IB Experiences IB Overview Tips Uncategorized Wellbeing

Bouncing back from setback in the IB

If I can summarise the IB journey, it is like a rollercoaster; you never know when you reach tremendous highs or the depressing lows. Setbacks will arise along the way in many forms, whether it be disappointment of your grades lower than expected, devastation of harsh feedback to your IA and EE drafts, to anxiety of whether you can achieve your predicted grades during the final exam. Everyone has their own unique circumstances, and so did I. With this in mind, dealing with these lows is key in building one’s resilience in overcoming the entire journey, and here is how.

Recognize the negative emotions when facing academic failures

Negative emotions are like parasites; they gradually make you feel more vulnerable and in doubt of your own capabilities. Thus, it is important to acknowledge your internal enemies in order to begin tackling them.

An example was after my Economics mock exams with me on the borderline of losing a 7. Did I miss something? Were my analytical and evaluative skills not what the examiners are looking for? At this point, I realized the need to address the alarming signals inside my head. You can do that very simply, by writing on any piece of paper on how you really feel, spilling out all your concerns. With that, you will know the opponent you are trying to suppress.

Avoid comparing yourself to others

Whenever exam results are announced, there is a temptation to ask your friend ‘What did you get?’ But sooner or later that curiosity turns into despair, as you realize how low you have become. Case in point: after my English Paper 2 mock exams (achieving a 5 one term before the final exam).

Comparing others’ grades to yours turns out to be counterproductive, as it not only damages one’s self-esteem, but also stimulates further stress in one trying to achieve others’ level of excellence. Instead, think of the IB as a personal marathon; it is more effective focusing on your own boat and figuring out what you need to improve. Continue moving forward, believing that you are the only one determining your outcomes.

Seek support when necessary

When I got rough feedback for my History EE draft, I was overwhelmed by the sheer task of editing my body sections with two weeks before the deadline. I had sleepless nights on where to start, feeling overstretched by what was lying ahead.

This may feel very cliché, but if you are feeling these emotions, you need to actively seek help. Whether it be academic support (which I did with regular lunchtime checkups with my EE supervisor), to meetings with your school counsellor to flesh out your unstable feelings. It is not awkward to seek help, if you know when and who to ask.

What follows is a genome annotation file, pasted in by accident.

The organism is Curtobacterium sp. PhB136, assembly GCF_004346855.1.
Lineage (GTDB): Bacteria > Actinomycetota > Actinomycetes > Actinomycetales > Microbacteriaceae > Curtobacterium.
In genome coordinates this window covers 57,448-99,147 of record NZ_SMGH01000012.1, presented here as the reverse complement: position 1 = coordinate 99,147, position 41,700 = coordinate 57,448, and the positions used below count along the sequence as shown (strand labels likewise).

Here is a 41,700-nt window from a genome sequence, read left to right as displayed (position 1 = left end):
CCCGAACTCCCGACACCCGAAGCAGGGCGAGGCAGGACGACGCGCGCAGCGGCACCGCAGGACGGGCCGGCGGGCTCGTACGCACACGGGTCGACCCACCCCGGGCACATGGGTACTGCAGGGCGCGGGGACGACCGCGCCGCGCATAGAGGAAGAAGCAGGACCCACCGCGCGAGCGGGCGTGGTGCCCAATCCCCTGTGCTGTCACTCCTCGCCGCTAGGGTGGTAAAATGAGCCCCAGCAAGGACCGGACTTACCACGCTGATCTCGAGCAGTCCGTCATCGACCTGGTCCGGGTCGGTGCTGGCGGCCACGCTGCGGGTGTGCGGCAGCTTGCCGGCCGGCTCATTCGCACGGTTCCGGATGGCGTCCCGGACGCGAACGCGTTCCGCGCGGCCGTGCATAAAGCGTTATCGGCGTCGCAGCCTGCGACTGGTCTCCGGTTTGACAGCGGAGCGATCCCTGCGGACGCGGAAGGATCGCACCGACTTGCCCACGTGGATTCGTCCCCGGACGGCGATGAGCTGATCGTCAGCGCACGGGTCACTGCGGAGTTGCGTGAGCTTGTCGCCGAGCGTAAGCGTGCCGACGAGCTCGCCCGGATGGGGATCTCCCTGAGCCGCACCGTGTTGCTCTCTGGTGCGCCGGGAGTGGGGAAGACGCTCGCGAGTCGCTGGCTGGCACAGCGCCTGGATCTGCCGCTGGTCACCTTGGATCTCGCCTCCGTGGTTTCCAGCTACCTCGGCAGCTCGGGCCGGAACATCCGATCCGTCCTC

Use the mental strain as motivation to move forward

What I find interesting is that inspiration emerges at the lowest of times, and that applies directly to academic failure. Case in point: losing 30 marks for Mock Maths Paper 2 due to underestimating the power of past papers. You may find your motivation in other instances.

Beneath this layer of regret and denial, instead of pitying one’s mistakes by thinking ‘I could have done this earlier’, consider redirecting this to that ‘It is always not too late.’ Flaws would arise throughout your entire IB journey; what is important is how you respond to them, motivating yourself not to repeat the same mistakes. By applying this mindset, one can turn denial into resilience, disappointment into hunger to strive for the better. That moment of inspiration may not come straight away, but it will arise eventually to motivate you to finish what can be achieved.

See the bigger picture of how far you’ve come

For those of you being picky on your final score, you are not alone; I was 1 core point away from the perfect score – 45. But after calming myself down, I observed the bigger picture and acknowledged how far I have come. From starting IB under lockdown conditions to achieving the best I could have asked for in the final exams, all my preoccupied concerns evaporated away. 

I do hope that you should feel this massive weight of your shoulders; instead of sadness, think of pride that you have overcome this challenge on your own terms. Instead of anxiety, think of relief that now you can enjoy what lays ahead away from the IB.

Know that there are other alternatives to seek for

I do empathize with some of you who may have fallen short of expected grades, especially for university conditional offers. Amidst the stress and disdain, know that other alternatives are possible. Maybe consider remarking some of your exams. Maybe apply for clearing (for UK applicants). Or even a gap year if you are uncertain on moving forward. It is up to you, but remember that IB is a small chapter of your tumultuous lives, and anything is possible.
With that in mind, these tips serve to guide you on redirecting your negative emotions, turning them into inspirations towards what you desire in the future.

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